'Are Muslims going to dictate terms in UP?'
Bhartiya Janata Party will not support either Bahujan Samaj Party or Samajwadi Party, says veteran BJP leader Lalji Tandon in an interview to Faisal Kidwai.
Urban voters have participated in unprecedented numbers and that will change the game for the BJP, says Lok Sabha MP Lalji Tandon. Calling the exit polls bogus, Tandon said the election results will surprise BJP detractors.
Excerpts from an interview with BJP leader Lalji Tandon.
Exit polls are projecting BJP at third or fourth position. The party must have conducted a poll of its own, so what is your reading?
If you remember, exit polls had projected a drubbing of BJP in Gujarat, but we proved them wrong. In Bihar, the party was expected to perform badly, but we proved them wrong there, too. I don't know who finances or backs these polls, maybe it's Congress, but we don't pay any attention to the numbers claimed by the media.
So, what's your projection?
We will get somewhere near 170 seats, that's our projection. We are hopeful of a good showing because this time urban voters have taken the trouble to vote in great numbers. They work for us for four years, but don't come out and vote. However, this time they have voted for us. Plus, we have seen a surge in support among the poorest of the poor, so the results will prove the detractors wrong.
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'BJP will not lend support to any party'
If you are unable to secure that many seats, would you consider supporting BSP or SP?
No. We will not back any party. We don't have anything in common with SP and we have had a bad experience with BSP, so we have decided not to support either of them.
Even if there is a possibility of President's rule?
We are confident of securing a good position but, even if we fail, we will not lend support to any party.
Some are saying that the expected poor showing by the BJP is due to lack of leadership and infighting. Do you agree with them?
Unlike other parties, the BJP is not ruled by a family or one person, it's a collective. We take part in elections as an organisation and don't bank on a single personality. Sure, we have had leaders of national stature, such as Atal Bihari Vajpayee, but we have always competed as a party and never built a cult around anybody. So, to say that lack of leadership might hurt us ignores that fact that we are not a family-dominated- or personality-dominated party.
As far as infighting is concerned, we might have differences inside the party, but we never go public. Whatever differences we have, we sort them out among ourselves, unlike other parties.
Take Congress, for instance. Digvijay Singh, a senior Congress leader, says something, but it is denied by Beni Prasad Verma, a Congress politician from UP.
Or, take Samajwadi Party. A member will say something today and the party will deny it tomorrow. All these parties are well-known for infighting and intrigue, while the BJP is known as a tight-knit organisation.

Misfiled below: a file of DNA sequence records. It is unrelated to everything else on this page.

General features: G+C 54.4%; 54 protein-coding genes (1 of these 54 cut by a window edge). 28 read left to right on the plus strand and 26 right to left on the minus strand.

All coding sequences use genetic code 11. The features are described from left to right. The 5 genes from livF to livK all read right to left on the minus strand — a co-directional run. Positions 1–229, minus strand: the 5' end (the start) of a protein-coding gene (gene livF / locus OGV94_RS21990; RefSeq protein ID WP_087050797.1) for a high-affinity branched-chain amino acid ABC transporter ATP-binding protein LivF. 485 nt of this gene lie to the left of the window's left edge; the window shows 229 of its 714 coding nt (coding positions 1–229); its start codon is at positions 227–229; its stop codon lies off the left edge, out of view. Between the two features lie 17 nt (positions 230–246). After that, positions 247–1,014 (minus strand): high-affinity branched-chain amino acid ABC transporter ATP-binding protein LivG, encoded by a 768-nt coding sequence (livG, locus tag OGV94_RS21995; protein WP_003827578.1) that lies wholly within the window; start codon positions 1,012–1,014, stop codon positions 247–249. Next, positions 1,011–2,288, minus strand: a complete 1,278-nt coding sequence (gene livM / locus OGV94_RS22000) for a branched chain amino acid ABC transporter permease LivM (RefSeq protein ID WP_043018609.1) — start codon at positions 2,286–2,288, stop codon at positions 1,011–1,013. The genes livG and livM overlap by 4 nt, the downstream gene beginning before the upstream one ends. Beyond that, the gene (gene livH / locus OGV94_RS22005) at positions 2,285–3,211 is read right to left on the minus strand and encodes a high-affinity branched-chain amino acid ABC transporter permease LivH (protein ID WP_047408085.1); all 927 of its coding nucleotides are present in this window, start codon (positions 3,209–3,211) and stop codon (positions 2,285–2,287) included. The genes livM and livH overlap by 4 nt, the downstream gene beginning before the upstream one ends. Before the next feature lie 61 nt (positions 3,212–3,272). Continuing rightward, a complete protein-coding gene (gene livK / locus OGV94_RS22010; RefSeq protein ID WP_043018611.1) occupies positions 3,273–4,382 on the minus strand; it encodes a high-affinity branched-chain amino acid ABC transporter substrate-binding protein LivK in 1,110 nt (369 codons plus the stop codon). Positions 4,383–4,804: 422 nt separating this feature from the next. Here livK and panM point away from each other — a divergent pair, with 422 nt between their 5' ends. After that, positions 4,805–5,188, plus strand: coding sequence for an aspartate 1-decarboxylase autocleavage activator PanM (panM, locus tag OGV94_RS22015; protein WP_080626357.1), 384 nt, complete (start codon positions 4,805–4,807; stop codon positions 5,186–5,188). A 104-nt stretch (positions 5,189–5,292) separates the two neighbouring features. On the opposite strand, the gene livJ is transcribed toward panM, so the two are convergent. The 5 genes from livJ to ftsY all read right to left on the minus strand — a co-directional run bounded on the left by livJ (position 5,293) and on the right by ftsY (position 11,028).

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Image: Uma Bharti, BJP in-charge of Uttar Pradesh
'Congress is not providing anything extra to Muslims'
You have said that the party doesn't believe in projecting a leader or banking on a personality, then why did the BJP bring in Uma Bharti from Madhya Pradesh to boost the party's numbers?
Well, what can I say? She is a national leader, she has a following and she is an asset to the party. There was even talk of her becoming the chief minister.
Don't you think that is bit odd considering the party already has senior leaders like you?
It is for the party to decide who becomes chief minister. As far as I'm concerned, I have no interest in that post. I have always worked for the party and to make this country great and will continue to do so. We still haven't shaped India the way we want to, so there's a lot of work left for me.
The party claims that it is moving away from divisive issues and is focusing more on things that matter more to the common people, such as employment and infrastructure. But then it brings in a firebrand like Uma Bharti. Do you think inviting her to UP could cost the party votes, especially of Muslims?
Are the Muslims going to dictate who we invite? Are they going to tell us whether we have saffron or some other colour? We are not going to let them tell us who should be in our party and who shouldn't be. We are not playing vote-bank politics. It is parties like Congress that are bringing up religion by announcing reservation for Muslims.
By the way, the Constitution doesn't allow reservations based on religion. I have asked the Congress many times to clarify whether the reservation they have announced for Muslims is part of the reservation quota already in place or will they be provided separate quota, but they still haven't provided a clear answer.
The thing to remember is that the quota, according to Supreme Court's ruling, cannot exceed 50 per cent, so that means the Congress is talking about the quota that already exists. In other words, they are not providing anything extra to Muslims, just hot air.
Image: Rahul Gandhi speaks to villagers in Uttar Pradesh